A Slice of Life: Hollwich Kushner’s 485 Marin completed
Hollwich Kushner’s 485 Marin in Jersey City has been completed and leasing for the 17-story, 300,000-square-foot rental building has begun. The building is sliced down the middle, creating a visual corridor for existing residents of the area. Its red brick façade connects to its surroundings while bridging the scales of the densely developed Newport Mall area and the brownstones of historic Hamilton Park. 485 Marin’s 398 apartments start on the fifth floor and range from studios to three-bedroom residences, many with private terraces. Amenities include a fitness center, a private dining room, a screening room, a lounge, a swimming pool, sunbathing areas, grilling stations, and outdoor showers. The pool deck overlooks Marin Green, a public park designed by Jersey City-based landscape architects Melillo & Bauer Associates and donated by the KRE Group, the project’s developer. Located directly behind the building, the one-acre park includes a grassy lawn, café-style seating, a children’s play area, and a dog run. In addition to the residential units, the project contains over 12,000-square-feet of retail space and 267 parking spaces. Hoboken-based Marchetto Higgins Stieve Architects serves as architect-of-record.

All Aboard!: Florida’s Brightline debuts service into SOM-designed MiamiCentral
The Brightline, Florida’s new hospitality-focused intercity passenger rail service debuted introductory service into MiamiCentral, the 11-acre, mixed-use, intermodal development in downtown Miami designed by Skidmore, Owings & Merrill (SOM). The Brightline’s three stations – Miami, Fort Lauderdale, and West Palm Beach – each planned and designed by SOM, are in full operation; Phase 2 will incorporate a station in Orlando. The Brightline is the only privately owned, operated, and maintained project of its kind in the US today. Given the large scale of the project, creating a sense of overall unity for the entire transportation network, while conveying a sense of identity for each individual station, was a primary design goal. The three terminals are envisioned not only as gateways to their respective cities, but also as destinations, and contain spaces to shop, eat, and meet.  In response to a dense site, the Miami station and its platforms have been elevated 50 feet in the air. Retail spaces are vertically layered beneath the tracks. Steel V-bracing in alternation with glass gives the station a lightweight quality and allows the thru-street to remain open to traffic and valuable street front real estate to remain leasable. SOM also planned and designed a 12-story office building above the Brightline platform, two residential towers, and a two-level street retail promenade. Elevated parking garages are situated above the rails and lift vehicles by elevator. A pool and green space lie atop the garage. Florida-based Zyscovich Architects served as associate architect and planner with SOM on the rail line’s three completed stations.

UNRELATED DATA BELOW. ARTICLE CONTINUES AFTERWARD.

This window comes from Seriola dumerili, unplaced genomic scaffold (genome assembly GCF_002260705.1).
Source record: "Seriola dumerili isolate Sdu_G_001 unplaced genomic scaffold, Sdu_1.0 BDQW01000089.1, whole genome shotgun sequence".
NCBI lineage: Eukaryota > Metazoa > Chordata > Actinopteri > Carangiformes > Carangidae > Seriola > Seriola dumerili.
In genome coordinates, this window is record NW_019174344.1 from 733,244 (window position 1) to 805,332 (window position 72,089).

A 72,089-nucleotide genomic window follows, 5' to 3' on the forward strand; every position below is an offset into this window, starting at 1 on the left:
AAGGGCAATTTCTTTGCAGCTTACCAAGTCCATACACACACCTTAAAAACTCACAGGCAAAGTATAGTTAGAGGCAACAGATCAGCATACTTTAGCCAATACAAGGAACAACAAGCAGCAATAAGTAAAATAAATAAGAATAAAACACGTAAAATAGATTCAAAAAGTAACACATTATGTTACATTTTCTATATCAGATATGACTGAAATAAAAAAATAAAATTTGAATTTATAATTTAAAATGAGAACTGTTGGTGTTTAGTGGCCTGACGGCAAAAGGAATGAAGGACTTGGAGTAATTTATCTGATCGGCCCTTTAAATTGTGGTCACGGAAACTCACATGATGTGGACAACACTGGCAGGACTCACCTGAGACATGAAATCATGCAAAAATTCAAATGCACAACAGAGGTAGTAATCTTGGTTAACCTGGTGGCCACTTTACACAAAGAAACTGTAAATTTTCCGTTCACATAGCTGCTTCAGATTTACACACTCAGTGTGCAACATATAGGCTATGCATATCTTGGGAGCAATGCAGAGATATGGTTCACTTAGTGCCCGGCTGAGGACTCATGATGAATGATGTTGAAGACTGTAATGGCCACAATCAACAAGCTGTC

Open for Business: Ribbon cut at RSHP’s 3 WTC
The ribbon was cut at 3 World Trade Center, the second tallest building on the World Trade Center site and the fifth tallest in New York City. The completion of the 80-story office tower marks a milestone for the new World Trade Center, becoming the second-to-last building to open on the 16-acre site. Designed by Rogers Stirk Harbour + Partners with Adamson Architects serving as architect-of-record, the building is defined by the structure’s steel exterior, clad in a load-sharing system of k-shaped bracing, which is located on the outside to give the façade a human scale. The façade consists of a linen-finish stainless steel and glass curtain wall, with annealed glass panels complete with a laminated interlayer and coating to reflect the surrounding scenery. All corners of the tower are column-free and utilize an exterior bracing system to ensure that occupants of the office levels have unimpeded, 360-degree panoramic views of New York. Developed by Silverstein Properties, the tower contains 2.5 million square feet of office space with access to outdoor terrace space on the 17th, 60th, and 76th floors.

Dream Time for Architects: DS+R and Woods Bagot win Adelaide Contemporary competition
Diller Scofidio + Renfro